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Compound period

The compound period (also called the 16-bar period because its typical form is 16 bars long) is made of two themes instead of two…

The compound period (also called the 16-bar period because its typical form is 16 bars long) is made of two themes instead of two phrases. Like an 8-bar period, the two halves of the compound period exhibit antecedent and consequent function. To distinguish them, we will call these “large antecedents” and “large consequents.”

The thematic types available to the two halves of the compound period must be conducive to the functions of antecedent and consequent. Thus,

  • the initiating phrase of the large antecedent, usually four bars long, will act as a basic idea - either presentation, antecedent, or compound basic idea;
  • the concluding half, also typically four bars long, will act as a contrasting idea and will always be a continuation;
  • the large consequent should return the BI from the first theme (often varied), and its concluding CI will end with a strong cadence.

These functional requirements tend to result in three types of compound period.

A Compound Period Comprised of Two Sentences

Both sentences in the compound period will have the same basic idea, each exhibiting presentation function. In the first sentence, the presentation is followed by a continuation that ends with a weak cadence. In the second, the continuation culminates in a strong cadence, most commonly a PAC.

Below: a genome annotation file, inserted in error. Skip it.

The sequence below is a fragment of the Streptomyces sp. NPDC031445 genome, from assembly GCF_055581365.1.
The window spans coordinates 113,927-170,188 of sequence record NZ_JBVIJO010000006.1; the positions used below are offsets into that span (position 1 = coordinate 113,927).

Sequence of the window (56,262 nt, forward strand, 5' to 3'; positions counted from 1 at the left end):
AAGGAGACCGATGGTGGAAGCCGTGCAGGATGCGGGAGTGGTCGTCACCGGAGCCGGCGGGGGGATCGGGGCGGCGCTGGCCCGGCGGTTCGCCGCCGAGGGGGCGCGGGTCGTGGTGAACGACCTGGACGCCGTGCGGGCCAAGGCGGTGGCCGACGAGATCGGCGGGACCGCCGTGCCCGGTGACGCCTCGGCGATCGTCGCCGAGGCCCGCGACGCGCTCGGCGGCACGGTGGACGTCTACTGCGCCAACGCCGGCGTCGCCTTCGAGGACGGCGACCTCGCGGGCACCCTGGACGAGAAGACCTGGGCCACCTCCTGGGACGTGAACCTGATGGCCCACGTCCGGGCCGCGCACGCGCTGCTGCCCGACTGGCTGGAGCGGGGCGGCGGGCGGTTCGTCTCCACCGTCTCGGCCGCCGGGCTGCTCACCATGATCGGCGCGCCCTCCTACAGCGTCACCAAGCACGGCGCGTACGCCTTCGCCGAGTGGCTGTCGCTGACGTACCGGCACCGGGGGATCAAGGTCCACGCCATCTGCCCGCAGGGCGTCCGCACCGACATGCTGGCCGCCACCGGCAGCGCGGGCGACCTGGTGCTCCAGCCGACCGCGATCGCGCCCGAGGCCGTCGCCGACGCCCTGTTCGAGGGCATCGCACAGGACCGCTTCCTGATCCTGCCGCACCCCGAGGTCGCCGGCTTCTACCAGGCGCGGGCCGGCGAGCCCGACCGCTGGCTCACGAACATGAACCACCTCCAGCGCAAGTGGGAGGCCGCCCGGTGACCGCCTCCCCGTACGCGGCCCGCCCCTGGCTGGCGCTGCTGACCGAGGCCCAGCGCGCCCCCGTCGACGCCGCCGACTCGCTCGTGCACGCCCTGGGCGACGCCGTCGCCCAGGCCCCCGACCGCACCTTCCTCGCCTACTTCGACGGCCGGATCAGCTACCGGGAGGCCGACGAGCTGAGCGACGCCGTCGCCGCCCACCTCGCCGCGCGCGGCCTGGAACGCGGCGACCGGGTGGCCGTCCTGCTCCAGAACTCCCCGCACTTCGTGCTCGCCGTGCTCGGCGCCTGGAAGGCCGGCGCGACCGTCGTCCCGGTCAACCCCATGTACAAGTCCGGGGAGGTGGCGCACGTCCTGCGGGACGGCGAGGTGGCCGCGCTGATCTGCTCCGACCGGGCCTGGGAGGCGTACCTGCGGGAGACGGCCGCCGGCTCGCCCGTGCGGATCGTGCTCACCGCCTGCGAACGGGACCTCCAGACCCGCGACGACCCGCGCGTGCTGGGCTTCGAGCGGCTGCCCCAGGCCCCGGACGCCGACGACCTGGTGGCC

Compound Period (Sent. + Sent.): Mozart, Piano Sonata in D major, K. 284, II, mm. 1–8

The large antecedent is constructed as a sentence whose basic idea is a presentation and whose contrasting idea is a continuation. Following the HC in m. 8, the next phrase restates the presentational basic idea in varied form. The final four measures culminate in a PAC.

A Compound Period Comprised of Two Hybrids

If the initiating phrase is composed of an antecedent, rather than a presentation, the 8-bar antecedent phrase will be a hybrid of the “antecedent + continuation” variety.

Compound Period (Hybrid 1 + Hybrid 1): Mozart, Piano Sonata in F major, K. 332, I, mm. 41–56

In this example the large antecedent begins with a small antecedent, comprising mm. 41-44, that acts as a basic idea. In the large consequent, this basic idea returns (mm. 49-52) in varied form.

By contrast, if the initiating phrase is composed of a “compound basic idea”, the large antecedent will be a type-3 hybrid: compound basic idea + continuation. This type of compound period is very similar to the previous variety. The only distinction is that the initiating phrase will not culminate in a cadence, thus giving the theme’s initiation a looser quality.

Compound period
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